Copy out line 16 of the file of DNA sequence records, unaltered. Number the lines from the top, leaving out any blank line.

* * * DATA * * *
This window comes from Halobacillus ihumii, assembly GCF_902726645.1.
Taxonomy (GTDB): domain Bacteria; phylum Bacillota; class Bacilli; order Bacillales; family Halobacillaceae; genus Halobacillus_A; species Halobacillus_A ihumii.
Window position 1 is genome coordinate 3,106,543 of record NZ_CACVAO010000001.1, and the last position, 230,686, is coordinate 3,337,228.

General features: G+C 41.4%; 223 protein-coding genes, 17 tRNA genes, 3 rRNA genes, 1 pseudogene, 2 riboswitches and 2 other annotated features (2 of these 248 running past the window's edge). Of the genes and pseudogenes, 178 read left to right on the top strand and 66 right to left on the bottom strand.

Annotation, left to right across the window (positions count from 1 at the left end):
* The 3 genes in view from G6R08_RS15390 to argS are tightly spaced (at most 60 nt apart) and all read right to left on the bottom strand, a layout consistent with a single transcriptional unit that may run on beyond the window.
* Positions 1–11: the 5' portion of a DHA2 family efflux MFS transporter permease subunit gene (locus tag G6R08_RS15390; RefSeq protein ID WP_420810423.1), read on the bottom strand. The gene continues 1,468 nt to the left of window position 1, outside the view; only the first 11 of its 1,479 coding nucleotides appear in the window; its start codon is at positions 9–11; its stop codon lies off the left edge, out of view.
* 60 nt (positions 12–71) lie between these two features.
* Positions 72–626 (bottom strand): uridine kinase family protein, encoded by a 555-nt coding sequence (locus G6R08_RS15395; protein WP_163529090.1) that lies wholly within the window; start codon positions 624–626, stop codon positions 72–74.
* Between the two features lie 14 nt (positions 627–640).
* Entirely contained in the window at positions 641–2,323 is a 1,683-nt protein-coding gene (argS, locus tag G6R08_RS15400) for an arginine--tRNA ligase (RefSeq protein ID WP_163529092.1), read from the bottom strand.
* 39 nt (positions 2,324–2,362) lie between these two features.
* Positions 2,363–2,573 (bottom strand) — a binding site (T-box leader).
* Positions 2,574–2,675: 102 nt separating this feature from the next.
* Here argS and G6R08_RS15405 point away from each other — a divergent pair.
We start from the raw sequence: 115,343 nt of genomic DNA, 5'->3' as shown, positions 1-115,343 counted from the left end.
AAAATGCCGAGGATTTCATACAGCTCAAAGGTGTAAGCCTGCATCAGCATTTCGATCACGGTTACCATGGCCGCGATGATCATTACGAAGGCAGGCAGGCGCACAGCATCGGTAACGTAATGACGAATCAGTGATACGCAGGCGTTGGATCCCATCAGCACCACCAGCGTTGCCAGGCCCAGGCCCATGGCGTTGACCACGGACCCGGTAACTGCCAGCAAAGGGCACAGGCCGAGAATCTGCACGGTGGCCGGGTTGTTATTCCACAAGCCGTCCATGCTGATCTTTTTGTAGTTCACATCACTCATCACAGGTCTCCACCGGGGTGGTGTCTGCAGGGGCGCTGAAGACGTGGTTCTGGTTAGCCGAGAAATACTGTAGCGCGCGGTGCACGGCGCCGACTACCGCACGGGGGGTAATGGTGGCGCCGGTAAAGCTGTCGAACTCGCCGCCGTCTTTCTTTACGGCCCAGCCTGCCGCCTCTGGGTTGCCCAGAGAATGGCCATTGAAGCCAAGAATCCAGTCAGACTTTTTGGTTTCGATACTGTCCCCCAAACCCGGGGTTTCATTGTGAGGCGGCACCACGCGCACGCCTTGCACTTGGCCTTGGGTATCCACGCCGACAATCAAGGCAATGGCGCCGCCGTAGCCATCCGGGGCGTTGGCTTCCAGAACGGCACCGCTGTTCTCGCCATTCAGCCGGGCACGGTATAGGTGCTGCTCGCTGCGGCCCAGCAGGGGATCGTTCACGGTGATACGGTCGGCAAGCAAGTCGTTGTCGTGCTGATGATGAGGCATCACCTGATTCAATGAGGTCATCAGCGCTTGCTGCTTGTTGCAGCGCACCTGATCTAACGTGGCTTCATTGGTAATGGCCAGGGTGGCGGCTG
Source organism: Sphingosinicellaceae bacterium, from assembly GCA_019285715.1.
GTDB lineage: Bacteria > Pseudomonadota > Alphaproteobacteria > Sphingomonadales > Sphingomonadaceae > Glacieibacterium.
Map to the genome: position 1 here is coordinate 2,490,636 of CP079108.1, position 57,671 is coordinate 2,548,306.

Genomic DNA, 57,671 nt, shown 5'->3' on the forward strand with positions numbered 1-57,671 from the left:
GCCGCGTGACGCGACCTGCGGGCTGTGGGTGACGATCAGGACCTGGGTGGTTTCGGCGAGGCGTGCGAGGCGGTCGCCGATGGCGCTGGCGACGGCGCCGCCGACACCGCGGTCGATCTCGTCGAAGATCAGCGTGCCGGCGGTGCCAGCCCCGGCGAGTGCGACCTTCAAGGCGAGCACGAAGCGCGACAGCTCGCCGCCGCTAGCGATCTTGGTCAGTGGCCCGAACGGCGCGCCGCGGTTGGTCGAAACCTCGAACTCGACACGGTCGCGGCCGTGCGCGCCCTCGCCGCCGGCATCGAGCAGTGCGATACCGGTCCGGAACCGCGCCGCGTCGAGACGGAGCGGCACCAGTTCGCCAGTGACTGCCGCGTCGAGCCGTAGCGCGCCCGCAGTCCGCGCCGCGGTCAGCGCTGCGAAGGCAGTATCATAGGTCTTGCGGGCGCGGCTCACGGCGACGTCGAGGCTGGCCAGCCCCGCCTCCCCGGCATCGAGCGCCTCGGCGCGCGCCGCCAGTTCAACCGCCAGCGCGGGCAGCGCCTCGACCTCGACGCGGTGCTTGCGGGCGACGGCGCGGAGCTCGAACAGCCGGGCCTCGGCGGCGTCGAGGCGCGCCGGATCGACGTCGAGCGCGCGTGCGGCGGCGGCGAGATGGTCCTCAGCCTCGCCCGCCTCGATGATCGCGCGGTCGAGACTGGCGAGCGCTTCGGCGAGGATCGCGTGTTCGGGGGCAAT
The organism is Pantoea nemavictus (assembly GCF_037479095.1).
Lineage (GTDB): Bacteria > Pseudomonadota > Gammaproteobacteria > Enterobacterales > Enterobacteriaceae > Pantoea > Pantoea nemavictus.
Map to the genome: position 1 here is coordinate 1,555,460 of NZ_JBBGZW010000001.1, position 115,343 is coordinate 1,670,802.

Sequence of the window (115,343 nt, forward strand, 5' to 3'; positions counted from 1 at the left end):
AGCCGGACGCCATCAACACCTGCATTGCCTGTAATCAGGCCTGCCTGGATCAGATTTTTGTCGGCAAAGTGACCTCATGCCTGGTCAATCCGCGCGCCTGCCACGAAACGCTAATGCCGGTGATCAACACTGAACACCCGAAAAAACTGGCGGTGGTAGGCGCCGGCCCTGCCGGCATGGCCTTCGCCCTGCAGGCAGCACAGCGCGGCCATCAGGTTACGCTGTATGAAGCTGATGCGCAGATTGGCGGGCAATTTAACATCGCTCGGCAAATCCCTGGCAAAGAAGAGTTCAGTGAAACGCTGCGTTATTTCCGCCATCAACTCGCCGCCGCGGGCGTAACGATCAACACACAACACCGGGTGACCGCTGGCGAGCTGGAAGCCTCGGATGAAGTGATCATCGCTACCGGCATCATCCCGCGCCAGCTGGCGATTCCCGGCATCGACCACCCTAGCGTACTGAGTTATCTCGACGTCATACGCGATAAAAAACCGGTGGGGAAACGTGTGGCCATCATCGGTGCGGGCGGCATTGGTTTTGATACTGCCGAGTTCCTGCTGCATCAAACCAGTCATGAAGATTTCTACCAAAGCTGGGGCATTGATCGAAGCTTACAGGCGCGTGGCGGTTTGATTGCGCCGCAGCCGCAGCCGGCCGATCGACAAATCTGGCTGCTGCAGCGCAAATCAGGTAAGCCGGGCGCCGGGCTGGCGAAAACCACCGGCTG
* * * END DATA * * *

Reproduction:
We start from the raw sequence: 115,343 nt of genomic DNA, 5'->3' as shown, positions 1-115,343 counted from the left end.